[OT] Re: Basic question about Public Private Key Pairs

From: Michael Voss (michaelREMOVE.CAPSvoss_at_lvrREMOVE.CAPSde)
Date: 05/13/05

  • Next message: Michael Voss: "Re: Basic question about Public Private Key Pairs"
    Date: Fri, 13 May 2005 11:00:24 +0200
    
    

    Sahil Malik wrote:

    > Public Private Key Pairs - How do they work?
    > -----------------------------------------------
    >
    > I was looking at a presentation recently in which it was suggested that -
    >
    > User 1 Encrypts a message using User 2's Public Key.
    > User 2 Decrypts the transmission using his Private Key to get the orignal
    > message.
    >
    > Is the above correct?
    > Comment #1: The above seems to suggest that Public keys allow me to
    encrypt,
    > and private keys allow me to decrypt, but vice versa is not possible (or
    the
    > above wouldn't be secure)

    You own a key pair: a public key and a corresponding private key.
    Public keys are available to public (hence "Public" key, published on the
    internet or similar). The corresponding private key is not published; you
    keep it in a secure location. You can encrypt something with each key; it
    can be decrypted with the other key of the key pair only.

    So if someone encrypts something with your public key this ensures it can be
    decrypted with your private key only. Since the only person knowing your
    private key is you, the only person to decrypt whatever was encrypted is
    you. This ensures that no one else is able to read messages encrypted with
    your public key. So the above is correct.

    >
    > If it is, then a subsequent slide shows the following for digital
    signatures
    >
    > User1 creates a hash digest.
    > User1 uses his private key to encrypt the digest to create a digital
    > signature
    > The digital signature + the original message go to user 2
    > User2 segregates the digital signature and message.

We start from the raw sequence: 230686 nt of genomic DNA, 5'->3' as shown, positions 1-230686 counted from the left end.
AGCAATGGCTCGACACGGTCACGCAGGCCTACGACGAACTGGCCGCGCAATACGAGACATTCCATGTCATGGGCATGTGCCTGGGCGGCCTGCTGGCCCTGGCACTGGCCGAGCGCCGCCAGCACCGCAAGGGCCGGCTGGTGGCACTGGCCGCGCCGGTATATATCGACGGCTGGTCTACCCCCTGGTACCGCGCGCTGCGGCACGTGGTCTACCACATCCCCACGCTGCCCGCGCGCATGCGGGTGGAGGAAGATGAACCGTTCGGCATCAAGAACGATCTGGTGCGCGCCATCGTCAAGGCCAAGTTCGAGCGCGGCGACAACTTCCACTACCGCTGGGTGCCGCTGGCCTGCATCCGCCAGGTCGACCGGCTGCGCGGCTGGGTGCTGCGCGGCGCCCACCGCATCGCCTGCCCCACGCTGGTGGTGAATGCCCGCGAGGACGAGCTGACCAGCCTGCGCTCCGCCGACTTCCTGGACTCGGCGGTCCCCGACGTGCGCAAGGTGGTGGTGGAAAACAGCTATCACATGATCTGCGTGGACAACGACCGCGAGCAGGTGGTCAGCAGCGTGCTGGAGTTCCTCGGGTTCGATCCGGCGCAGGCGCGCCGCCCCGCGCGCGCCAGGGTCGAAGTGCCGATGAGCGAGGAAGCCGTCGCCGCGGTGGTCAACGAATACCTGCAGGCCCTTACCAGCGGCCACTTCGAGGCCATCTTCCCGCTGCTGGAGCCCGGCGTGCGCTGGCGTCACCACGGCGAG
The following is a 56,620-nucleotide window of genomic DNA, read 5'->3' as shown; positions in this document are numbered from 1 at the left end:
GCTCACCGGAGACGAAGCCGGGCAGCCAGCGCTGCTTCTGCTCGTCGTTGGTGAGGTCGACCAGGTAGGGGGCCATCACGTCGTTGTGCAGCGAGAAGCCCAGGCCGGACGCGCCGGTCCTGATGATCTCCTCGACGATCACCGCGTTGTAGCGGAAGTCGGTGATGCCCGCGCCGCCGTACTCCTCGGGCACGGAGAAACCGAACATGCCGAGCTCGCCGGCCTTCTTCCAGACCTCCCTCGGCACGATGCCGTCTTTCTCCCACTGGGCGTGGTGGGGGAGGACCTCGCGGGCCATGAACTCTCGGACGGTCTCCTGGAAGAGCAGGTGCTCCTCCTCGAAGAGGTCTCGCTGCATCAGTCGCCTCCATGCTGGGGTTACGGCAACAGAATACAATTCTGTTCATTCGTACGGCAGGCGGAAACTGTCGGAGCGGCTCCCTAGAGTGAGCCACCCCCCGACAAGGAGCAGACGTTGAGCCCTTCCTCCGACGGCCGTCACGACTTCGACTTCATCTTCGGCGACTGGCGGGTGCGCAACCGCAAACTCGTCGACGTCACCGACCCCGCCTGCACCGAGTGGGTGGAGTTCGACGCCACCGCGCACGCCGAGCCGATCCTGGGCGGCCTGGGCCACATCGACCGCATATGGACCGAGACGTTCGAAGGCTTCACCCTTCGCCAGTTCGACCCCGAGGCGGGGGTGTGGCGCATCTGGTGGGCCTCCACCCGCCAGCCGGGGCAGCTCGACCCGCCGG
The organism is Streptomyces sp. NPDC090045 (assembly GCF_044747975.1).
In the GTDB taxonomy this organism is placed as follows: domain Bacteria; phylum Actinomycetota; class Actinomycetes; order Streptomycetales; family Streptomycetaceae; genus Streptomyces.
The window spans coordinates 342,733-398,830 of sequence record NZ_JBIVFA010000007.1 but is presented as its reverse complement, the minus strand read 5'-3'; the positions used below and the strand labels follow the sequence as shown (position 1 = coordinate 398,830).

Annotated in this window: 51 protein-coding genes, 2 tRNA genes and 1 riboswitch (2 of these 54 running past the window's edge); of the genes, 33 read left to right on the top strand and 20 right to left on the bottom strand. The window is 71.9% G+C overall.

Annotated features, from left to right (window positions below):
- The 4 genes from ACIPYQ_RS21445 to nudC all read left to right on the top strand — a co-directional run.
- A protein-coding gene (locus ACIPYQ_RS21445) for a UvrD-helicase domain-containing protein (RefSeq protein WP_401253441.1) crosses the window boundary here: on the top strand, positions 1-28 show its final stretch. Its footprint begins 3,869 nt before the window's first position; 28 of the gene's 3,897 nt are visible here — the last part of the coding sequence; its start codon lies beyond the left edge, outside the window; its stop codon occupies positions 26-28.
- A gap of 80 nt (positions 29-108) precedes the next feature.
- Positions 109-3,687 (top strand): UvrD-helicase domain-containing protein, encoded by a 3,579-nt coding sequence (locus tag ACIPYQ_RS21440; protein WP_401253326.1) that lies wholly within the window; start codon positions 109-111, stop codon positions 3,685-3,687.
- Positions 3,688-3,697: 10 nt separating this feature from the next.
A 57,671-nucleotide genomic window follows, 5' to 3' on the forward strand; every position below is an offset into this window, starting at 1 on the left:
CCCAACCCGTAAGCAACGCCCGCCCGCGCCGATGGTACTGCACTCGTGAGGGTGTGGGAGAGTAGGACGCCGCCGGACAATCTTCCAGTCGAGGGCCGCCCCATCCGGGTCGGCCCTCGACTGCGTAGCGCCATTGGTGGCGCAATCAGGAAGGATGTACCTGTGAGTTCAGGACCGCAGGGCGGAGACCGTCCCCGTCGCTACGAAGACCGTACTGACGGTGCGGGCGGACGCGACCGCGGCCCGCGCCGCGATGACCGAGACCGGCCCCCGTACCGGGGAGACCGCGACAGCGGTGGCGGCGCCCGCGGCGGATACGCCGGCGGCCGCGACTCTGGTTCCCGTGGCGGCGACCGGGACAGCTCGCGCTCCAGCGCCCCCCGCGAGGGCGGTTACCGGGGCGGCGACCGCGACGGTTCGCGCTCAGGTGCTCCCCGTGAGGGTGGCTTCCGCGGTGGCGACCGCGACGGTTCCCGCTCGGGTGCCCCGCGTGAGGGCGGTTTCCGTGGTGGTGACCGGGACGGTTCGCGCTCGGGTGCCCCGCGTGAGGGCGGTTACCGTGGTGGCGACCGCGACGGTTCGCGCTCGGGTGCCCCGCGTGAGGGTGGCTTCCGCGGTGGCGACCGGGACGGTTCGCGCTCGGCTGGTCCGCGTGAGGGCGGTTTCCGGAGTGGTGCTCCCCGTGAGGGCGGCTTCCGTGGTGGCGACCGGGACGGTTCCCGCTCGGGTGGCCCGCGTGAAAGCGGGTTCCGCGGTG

> User 2 creates hash of the message
    > User2 decrypts the encrypted hash using User1's public key, if this equals
    > the hash calculated in the previous step - then the message has been not
    > tampered with.
    >
    > Is the above correct?
    > Comment #2: This seems to suggest that Public keys allow me to decrypt,
    but
    > vice versa is not possible (or the signature would not work).
    >

    Why shouldn't it be possible to encrypt with your public key and decrypt
    with your private key ?

    As stated above, something encrypted with any key of a public/private key
    pair can be decrypted with the other key of the pair only.
    You create a hash value for your message and encrypt it with your public
    key. This hash can be decrypted by everyone with your public key only. If
    the (decrypted) hash equals the (newly calculated) message hash, this
    indicates, that
    1.) the message has not been altered
    2.) the key used for decryption is the other key of the key pair the hash
    was encrypted with, so the message is confirmed to be encrypted by you.

    > .. QUESTION ...
    > How can both Comment #1 and Comment #2 hold true? What am I missing?

    Encrypting with a private key makes sure the message originates from you
    since it (or a corresponding hash) can only be encrypted with "your"
    (published) public key, this is a signature. The message can be read by
    everyone.

    Encrypting with a public key makes sure the message can only be read by the
    owner of the corresponding private key. This makes it a secret message.

    If you want to make sure only the intended receiver of a message can read
    the message and the receiver can ensure that you are the origin of the
    message, you would encrypt the message with the receivers public key (can be
    decrypted by the intended receiver with his private key only) and you would
    encrypt the messages hash value with your private key, making sure the
    receiver can encrypt it with your public key and compare it with the newly
    calculated hash, so he knows it was sent by you and has not been altered.

    hth
    Michael


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